Ben Stear1, MS; Taha Mohseni Ahooyi1, PhD; Shubha Vasisht1; Jonathan Silverstein3,4, MD, MS, FACS, FACMI; Tiffany Callahan5, PhD; Deanne Taylor1,2, PhD. 1Department of Biomedical and Health Informatics, Children's Hospital of Philadelphia; 2Perelman School of Medicine, University of Pennsylvania; 3Health Sciences and Institute for Precision Medicine, University of Pittsburgh; 4Department of Biomedical Informatics, University of Pittsburgh; 5Anschutz Medical Campus, University of Colorado Denver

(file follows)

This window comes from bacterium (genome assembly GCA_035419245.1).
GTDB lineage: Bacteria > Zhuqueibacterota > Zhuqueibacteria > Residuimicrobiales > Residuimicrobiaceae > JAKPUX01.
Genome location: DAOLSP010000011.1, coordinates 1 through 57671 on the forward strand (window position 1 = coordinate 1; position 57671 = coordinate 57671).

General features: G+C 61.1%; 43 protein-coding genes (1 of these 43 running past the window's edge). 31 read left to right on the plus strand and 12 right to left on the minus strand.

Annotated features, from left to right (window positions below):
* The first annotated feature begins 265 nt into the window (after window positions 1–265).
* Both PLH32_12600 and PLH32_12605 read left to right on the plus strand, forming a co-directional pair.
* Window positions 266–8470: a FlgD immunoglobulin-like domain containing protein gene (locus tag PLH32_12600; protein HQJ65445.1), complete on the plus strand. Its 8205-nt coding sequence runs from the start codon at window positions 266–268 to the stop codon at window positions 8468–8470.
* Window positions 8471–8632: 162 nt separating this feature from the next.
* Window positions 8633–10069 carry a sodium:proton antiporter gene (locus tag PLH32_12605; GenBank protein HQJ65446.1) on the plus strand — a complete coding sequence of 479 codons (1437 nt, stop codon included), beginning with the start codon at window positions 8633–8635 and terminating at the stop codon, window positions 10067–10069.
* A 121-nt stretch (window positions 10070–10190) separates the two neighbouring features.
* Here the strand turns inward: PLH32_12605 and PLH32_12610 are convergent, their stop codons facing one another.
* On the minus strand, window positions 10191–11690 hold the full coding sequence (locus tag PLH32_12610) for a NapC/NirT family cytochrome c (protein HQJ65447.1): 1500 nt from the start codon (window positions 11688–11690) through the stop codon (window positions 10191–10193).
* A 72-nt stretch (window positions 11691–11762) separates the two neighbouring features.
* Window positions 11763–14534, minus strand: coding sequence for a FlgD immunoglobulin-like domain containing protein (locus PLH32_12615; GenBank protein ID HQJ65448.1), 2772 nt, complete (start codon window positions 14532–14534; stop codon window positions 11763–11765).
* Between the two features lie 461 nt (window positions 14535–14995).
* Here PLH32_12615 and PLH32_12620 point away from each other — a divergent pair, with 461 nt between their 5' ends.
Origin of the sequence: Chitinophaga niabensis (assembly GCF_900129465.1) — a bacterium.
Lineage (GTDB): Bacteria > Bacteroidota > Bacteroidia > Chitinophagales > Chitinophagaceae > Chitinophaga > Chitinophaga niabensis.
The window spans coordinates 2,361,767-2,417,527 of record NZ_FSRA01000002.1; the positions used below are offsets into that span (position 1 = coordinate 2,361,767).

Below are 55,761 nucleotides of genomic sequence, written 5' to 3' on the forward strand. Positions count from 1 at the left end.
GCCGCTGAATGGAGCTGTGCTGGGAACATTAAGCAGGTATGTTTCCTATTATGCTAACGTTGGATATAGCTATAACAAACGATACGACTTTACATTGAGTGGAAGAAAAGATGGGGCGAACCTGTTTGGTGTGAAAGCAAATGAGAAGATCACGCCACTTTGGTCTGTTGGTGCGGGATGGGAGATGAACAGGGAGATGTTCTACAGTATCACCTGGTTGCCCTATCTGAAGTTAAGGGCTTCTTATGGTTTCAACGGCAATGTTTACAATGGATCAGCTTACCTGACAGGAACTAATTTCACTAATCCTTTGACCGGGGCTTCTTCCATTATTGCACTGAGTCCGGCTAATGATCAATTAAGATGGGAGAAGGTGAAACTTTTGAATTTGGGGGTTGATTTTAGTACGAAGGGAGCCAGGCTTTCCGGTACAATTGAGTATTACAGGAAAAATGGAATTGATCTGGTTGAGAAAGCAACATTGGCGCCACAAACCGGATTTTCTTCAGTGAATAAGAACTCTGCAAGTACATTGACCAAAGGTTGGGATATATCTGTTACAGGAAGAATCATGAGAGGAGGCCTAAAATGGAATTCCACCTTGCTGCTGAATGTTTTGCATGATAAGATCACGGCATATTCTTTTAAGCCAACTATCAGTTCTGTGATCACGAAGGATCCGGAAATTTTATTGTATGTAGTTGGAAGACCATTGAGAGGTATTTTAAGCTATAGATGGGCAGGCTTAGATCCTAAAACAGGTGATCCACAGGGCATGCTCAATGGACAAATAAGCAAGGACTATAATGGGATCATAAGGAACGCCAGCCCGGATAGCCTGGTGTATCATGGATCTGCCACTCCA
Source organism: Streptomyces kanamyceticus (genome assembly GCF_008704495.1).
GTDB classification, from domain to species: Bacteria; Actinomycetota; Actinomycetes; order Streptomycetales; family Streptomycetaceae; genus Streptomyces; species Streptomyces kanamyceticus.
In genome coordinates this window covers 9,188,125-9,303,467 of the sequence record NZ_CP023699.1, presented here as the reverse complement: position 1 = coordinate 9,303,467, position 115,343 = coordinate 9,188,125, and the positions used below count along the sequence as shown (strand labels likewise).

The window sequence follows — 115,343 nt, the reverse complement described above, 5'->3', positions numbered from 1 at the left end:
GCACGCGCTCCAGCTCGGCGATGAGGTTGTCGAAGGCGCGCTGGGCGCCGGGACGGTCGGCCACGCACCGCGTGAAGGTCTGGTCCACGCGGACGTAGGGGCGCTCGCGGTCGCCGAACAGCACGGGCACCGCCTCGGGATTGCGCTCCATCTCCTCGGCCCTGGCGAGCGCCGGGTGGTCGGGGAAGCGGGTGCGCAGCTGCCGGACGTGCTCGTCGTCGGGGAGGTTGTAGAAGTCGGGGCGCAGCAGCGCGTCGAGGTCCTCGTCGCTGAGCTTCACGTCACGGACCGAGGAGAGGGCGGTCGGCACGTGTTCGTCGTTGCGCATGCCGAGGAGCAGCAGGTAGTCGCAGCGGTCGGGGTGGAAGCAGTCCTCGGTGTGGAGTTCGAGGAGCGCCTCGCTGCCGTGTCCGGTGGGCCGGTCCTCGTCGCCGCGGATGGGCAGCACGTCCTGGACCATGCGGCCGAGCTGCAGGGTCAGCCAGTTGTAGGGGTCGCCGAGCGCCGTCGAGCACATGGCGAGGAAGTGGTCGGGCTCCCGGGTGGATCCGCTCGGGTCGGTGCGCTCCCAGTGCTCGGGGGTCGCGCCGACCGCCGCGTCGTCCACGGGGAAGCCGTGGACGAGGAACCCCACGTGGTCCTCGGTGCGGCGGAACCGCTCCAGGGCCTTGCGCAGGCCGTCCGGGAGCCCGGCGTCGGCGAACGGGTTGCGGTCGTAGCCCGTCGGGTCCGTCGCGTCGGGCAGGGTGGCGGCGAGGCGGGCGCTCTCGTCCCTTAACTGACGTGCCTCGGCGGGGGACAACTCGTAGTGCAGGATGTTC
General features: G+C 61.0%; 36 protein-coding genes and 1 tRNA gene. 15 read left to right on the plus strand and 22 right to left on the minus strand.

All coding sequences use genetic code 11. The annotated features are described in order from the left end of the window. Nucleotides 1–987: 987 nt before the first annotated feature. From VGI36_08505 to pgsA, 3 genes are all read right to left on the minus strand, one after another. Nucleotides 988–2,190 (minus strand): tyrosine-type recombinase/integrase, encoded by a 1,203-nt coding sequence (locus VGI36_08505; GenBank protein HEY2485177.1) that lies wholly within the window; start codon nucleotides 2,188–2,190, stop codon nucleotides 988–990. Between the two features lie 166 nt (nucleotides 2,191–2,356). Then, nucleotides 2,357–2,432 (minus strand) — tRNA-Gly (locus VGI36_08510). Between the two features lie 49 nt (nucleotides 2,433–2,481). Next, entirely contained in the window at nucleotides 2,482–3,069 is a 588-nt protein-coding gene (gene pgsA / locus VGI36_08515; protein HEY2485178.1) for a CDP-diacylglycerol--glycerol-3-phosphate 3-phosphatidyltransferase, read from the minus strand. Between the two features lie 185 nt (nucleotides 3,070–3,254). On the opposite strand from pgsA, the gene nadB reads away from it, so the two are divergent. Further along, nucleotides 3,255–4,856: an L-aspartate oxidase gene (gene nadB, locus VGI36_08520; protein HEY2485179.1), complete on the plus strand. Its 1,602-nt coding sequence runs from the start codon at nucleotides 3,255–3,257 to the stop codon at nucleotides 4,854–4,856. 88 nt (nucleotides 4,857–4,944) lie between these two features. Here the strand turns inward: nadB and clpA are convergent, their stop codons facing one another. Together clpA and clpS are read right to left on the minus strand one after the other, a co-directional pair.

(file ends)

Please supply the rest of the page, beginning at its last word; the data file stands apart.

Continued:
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Background: Complex genetic diseases could be a consequence of multiple interacting variations that affect gene function. Current annotation pipelines to determine the effect of genetic variation typically measure the deleterious nature of one variation at a time, reflecting Mendelian models of gene inheritance and disease effect. A common approach to studying multi-gene contributions to disease is to use "gene sets" from various sources. Integrated datasets with deeply typed ontological categorizations can provide a richer background for determining multi-genic functional relationships. Using this approach will allow for determination of new gene sets related by functional, semantic and categorical links not easily accessible without massive data integration. As a result, we can explore the effects of new multi-gene interactions in complex genetic diseases.Methods: The Unified Medical Language System (UMLS) is a large repository of biomedical ontologies, vocabularies, and relationships. We "bring the data to the ontologies" by mapping quantitative data from various sources into the UMLS by modeling it as a property graph using the Neo4j graph database platform. We integrate additional ontologies into the ontology systems native to the UMLS knowledge graph (UMLS-KG) framework as well as several quantitative datasets and gene-to-phenotype mappings across and between mouse and human genomes.Results: We integrated data from over a dozen sources on a Neo4j property graph implementation of the UMLS. This knowledge graph implementation allows for fast, complex queries across a wide range of biomedical terms and quantitative data. Our integration has produced a knowledge graph with approximately 50 million nodes and 160 million relationships. We discuss the resulting graph characteristics and the query results from this massively complex ontological, categorical and quantitative data integration.